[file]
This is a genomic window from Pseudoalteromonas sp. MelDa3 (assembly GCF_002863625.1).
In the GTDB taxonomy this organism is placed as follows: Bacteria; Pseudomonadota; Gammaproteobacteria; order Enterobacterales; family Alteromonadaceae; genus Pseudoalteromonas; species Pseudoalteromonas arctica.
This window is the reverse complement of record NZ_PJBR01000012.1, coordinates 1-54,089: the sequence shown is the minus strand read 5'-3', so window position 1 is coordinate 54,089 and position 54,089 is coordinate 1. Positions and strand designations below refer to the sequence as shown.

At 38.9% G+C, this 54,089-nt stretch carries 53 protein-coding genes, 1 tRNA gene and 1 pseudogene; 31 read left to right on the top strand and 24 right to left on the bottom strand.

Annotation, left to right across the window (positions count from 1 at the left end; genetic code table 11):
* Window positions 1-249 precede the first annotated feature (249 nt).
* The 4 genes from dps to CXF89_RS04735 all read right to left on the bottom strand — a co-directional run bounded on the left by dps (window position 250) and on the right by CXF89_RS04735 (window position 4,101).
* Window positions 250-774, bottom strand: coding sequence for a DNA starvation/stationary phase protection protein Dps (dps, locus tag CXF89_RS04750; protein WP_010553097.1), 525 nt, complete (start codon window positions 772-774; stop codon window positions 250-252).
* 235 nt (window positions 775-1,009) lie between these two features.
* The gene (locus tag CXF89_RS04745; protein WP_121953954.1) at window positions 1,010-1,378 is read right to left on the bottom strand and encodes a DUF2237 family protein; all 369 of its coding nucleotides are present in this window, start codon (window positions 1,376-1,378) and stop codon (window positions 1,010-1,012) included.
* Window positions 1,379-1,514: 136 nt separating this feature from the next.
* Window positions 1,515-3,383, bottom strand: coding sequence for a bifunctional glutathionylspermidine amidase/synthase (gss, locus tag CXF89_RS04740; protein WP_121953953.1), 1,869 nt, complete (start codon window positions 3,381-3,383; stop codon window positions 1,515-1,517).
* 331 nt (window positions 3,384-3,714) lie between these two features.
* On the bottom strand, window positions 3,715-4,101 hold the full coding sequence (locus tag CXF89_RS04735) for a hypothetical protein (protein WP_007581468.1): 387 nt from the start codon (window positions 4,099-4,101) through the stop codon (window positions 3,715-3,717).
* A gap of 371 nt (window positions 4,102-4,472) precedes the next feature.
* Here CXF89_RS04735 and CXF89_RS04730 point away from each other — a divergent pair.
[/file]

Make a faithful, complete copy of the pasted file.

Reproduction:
This is a genomic window from Pseudoalteromonas sp. MelDa3 (assembly GCF_002863625.1).
In the GTDB taxonomy this organism is placed as follows: Bacteria; Pseudomonadota; Gammaproteobacteria; order Enterobacterales; family Alteromonadaceae; genus Pseudoalteromonas; species Pseudoalteromonas arctica.
This window is the reverse complement of record NZ_PJBR01000012.1, coordinates 1-54,089: the sequence shown is the minus strand read 5'-3', so window position 1 is coordinate 54,089 and position 54,089 is coordinate 1. Positions and strand designations below refer to the sequence as shown.

At 38.9% G+C, this 54,089-nt stretch carries 53 protein-coding genes, 1 tRNA gene and 1 pseudogene; 31 read left to right on the top strand and 24 right to left on the bottom strand.

Annotation, left to right across the window (positions count from 1 at the left end; genetic code table 11):
* Window positions 1-249 precede the first annotated feature (249 nt).
* The 4 genes from dps to CXF89_RS04735 all read right to left on the bottom strand — a co-directional run bounded on the left by dps (window position 250) and on the right by CXF89_RS04735 (window position 4,101).
* Window positions 250-774, bottom strand: coding sequence for a DNA starvation/stationary phase protection protein Dps (dps, locus tag CXF89_RS04750; protein WP_010553097.1), 525 nt, complete (start codon window positions 772-774; stop codon window positions 250-252).
* 235 nt (window positions 775-1,009) lie between these two features.
* The gene (locus tag CXF89_RS04745; protein WP_121953954.1) at window positions 1,010-1,378 is read right to left on the bottom strand and encodes a DUF2237 family protein; all 369 of its coding nucleotides are present in this window, start codon (window positions 1,376-1,378) and stop codon (window positions 1,010-1,012) included.
* Window positions 1,379-1,514: 136 nt separating this feature from the next.
* Window positions 1,515-3,383, bottom strand: coding sequence for a bifunctional glutathionylspermidine amidase/synthase (gss, locus tag CXF89_RS04740; protein WP_121953953.1), 1,869 nt, complete (start codon window positions 3,381-3,383; stop codon window positions 1,515-1,517).
* 331 nt (window positions 3,384-3,714) lie between these two features.
* On the bottom strand, window positions 3,715-4,101 hold the full coding sequence (locus tag CXF89_RS04735) for a hypothetical protein (protein WP_007581468.1): 387 nt from the start codon (window positions 4,099-4,101) through the stop codon (window positions 3,715-3,717).
* A gap of 371 nt (window positions 4,102-4,472) precedes the next feature.
* Here CXF89_RS04735 and CXF89_RS04730 point away from each other — a divergent pair.